Beginning in 2021, the ice cream will be rebranded as Edy’s Pie, a nod to Dreyer’s founder Joseph Edy. Dreyer’s ice cream is sold on the U.S. East Coast as Edy’s.
The company announced in June that it was reconsidering the name of the ice cream in the wake of racial justice protests this summer. Some activists called attention to the racial stereotypes inherent in certain brands, such as Uncle Ben’s rice, Cream of Wheat and Aunt Jemima’s maple syrup.
“Our mission at Dreyer’s Grand Ice Cream is to bring joy to everyday life with ice cream and we look forward to our Edy’s Pie ice cream bars continuing to do just that,” said Elizabell Marquez, chief of marketing for Dreyer’s.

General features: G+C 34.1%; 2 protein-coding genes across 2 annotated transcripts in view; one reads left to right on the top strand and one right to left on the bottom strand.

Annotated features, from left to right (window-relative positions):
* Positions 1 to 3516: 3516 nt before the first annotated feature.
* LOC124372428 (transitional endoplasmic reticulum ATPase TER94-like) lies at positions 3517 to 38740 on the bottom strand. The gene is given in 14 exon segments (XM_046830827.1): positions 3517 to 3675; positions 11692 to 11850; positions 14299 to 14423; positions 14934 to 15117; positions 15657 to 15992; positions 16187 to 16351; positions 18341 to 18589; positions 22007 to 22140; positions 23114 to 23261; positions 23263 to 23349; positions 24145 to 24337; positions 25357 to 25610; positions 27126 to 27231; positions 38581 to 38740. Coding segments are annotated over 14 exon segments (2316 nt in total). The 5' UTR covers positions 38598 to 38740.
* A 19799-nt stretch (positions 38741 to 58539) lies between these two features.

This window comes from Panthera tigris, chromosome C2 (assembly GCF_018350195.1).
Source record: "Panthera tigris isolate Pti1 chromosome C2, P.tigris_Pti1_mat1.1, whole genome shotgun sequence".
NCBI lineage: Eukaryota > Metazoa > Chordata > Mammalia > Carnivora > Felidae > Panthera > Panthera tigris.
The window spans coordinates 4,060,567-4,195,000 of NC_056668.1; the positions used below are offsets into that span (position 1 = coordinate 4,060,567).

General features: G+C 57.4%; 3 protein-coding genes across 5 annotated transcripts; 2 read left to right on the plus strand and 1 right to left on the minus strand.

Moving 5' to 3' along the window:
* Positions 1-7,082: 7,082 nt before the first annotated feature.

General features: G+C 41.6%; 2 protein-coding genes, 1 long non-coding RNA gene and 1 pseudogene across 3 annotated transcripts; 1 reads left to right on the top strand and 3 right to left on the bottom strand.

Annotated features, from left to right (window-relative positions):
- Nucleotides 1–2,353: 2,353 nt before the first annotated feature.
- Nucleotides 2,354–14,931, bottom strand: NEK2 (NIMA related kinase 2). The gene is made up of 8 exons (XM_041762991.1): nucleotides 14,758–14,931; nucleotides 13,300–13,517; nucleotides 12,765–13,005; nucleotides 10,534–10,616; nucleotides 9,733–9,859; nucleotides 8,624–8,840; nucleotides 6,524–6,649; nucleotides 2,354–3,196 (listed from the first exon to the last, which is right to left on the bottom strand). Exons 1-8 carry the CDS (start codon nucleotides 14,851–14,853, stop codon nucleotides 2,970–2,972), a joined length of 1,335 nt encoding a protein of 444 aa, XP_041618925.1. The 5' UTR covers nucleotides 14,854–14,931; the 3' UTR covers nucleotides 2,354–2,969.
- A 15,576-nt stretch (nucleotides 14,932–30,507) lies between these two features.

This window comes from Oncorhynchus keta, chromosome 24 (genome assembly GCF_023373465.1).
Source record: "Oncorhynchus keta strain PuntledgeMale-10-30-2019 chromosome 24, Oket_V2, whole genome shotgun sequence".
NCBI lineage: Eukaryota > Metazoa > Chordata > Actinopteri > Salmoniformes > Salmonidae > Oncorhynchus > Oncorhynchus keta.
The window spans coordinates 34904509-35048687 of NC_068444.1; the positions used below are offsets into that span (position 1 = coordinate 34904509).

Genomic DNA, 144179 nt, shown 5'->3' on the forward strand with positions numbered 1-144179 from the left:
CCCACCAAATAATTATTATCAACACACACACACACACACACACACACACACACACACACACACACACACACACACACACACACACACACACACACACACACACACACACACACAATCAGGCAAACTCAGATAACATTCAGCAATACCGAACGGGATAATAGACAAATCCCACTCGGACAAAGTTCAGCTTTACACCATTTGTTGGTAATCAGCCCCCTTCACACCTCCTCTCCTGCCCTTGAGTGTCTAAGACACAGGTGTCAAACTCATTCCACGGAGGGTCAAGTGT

She said production of the ice cream bar was on hold until the rollout of the new branding.
The ice cream bar was introduced in 1922 using the name “Eskimo,” which refers to the Native Inuit and Yupik people in Alaska, according to the Alaska Native Language Center at the University of Alaska Fairbanks. The school said the name is considered derogatory because it was a colonial name given by non-Indigenous people.
Various meanings of the name include “eater of raw meat” and “to net snowshoes.”
Dreyer’s Grand Ice Cream is owned by Nestle.